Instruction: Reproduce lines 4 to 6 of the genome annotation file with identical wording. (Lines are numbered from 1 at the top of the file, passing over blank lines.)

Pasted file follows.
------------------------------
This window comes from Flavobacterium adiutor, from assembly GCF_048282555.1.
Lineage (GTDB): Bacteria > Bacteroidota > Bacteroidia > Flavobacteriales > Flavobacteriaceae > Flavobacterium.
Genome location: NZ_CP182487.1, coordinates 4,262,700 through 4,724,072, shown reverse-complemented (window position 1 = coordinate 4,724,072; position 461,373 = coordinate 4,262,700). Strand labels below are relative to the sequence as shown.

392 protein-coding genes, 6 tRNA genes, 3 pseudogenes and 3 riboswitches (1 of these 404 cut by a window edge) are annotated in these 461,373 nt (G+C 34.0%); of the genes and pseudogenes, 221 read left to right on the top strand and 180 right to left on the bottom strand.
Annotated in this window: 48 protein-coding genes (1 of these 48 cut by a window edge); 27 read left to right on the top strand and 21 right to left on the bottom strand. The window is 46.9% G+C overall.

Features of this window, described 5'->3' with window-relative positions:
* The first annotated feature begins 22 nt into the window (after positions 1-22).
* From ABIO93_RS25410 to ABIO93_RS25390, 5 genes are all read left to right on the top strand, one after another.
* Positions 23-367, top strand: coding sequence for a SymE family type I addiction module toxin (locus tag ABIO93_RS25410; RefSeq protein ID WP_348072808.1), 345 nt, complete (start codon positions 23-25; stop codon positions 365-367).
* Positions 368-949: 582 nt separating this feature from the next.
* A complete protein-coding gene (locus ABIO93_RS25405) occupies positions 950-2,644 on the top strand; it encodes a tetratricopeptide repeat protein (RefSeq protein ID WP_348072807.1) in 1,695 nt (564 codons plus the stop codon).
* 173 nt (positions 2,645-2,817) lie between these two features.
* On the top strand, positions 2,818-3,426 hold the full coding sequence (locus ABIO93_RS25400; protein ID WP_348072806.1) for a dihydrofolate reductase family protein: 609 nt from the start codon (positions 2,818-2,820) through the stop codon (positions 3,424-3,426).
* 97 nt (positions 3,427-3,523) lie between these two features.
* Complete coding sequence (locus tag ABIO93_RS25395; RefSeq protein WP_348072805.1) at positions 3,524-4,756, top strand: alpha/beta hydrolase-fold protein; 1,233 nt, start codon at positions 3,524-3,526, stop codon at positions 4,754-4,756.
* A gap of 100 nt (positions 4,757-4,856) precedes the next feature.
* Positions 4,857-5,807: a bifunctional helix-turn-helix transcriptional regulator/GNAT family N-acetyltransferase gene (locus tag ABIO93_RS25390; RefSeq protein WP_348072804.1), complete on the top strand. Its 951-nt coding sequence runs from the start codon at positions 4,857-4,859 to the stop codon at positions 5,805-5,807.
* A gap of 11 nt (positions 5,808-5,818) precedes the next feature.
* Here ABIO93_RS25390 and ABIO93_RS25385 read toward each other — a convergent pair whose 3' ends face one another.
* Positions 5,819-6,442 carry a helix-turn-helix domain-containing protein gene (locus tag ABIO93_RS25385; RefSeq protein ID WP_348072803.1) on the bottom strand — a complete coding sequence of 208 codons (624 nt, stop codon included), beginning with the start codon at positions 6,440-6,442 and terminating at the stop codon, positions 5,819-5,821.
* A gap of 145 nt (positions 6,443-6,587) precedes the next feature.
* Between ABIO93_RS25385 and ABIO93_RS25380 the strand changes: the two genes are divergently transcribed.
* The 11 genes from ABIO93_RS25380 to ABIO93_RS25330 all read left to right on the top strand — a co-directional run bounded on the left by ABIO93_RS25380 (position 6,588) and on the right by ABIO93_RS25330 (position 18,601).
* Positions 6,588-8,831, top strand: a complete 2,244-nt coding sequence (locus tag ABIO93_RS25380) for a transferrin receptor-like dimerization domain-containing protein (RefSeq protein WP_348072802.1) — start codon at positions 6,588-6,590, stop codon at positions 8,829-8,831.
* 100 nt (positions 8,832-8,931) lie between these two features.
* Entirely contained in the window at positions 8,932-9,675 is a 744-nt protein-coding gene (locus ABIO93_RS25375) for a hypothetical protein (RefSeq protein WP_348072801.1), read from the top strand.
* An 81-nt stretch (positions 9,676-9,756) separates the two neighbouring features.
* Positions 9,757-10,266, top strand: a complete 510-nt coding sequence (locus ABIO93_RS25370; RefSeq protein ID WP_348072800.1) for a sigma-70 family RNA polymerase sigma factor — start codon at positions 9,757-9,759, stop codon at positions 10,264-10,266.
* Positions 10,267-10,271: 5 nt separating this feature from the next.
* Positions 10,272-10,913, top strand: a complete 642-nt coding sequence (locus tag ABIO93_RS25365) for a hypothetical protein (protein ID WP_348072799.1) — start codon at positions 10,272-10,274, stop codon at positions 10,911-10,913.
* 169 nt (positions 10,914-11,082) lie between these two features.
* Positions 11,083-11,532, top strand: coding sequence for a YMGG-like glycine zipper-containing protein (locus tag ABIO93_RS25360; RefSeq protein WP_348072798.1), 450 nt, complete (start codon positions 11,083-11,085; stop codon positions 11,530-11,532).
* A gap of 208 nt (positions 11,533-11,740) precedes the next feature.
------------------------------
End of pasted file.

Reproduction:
392 protein-coding genes, 6 tRNA genes, 3 pseudogenes and 3 riboswitches (1 of these 404 cut by a window edge) are annotated in these 461,373 nt (G+C 34.0%); of the genes and pseudogenes, 221 read left to right on the top strand and 180 right to left on the bottom strand.
Annotated in this window: 48 protein-coding genes (1 of these 48 cut by a window edge); 27 read left to right on the top strand and 21 right to left on the bottom strand. The window is 46.9% G+C overall.

Features of this window, described 5'->3' with window-relative positions: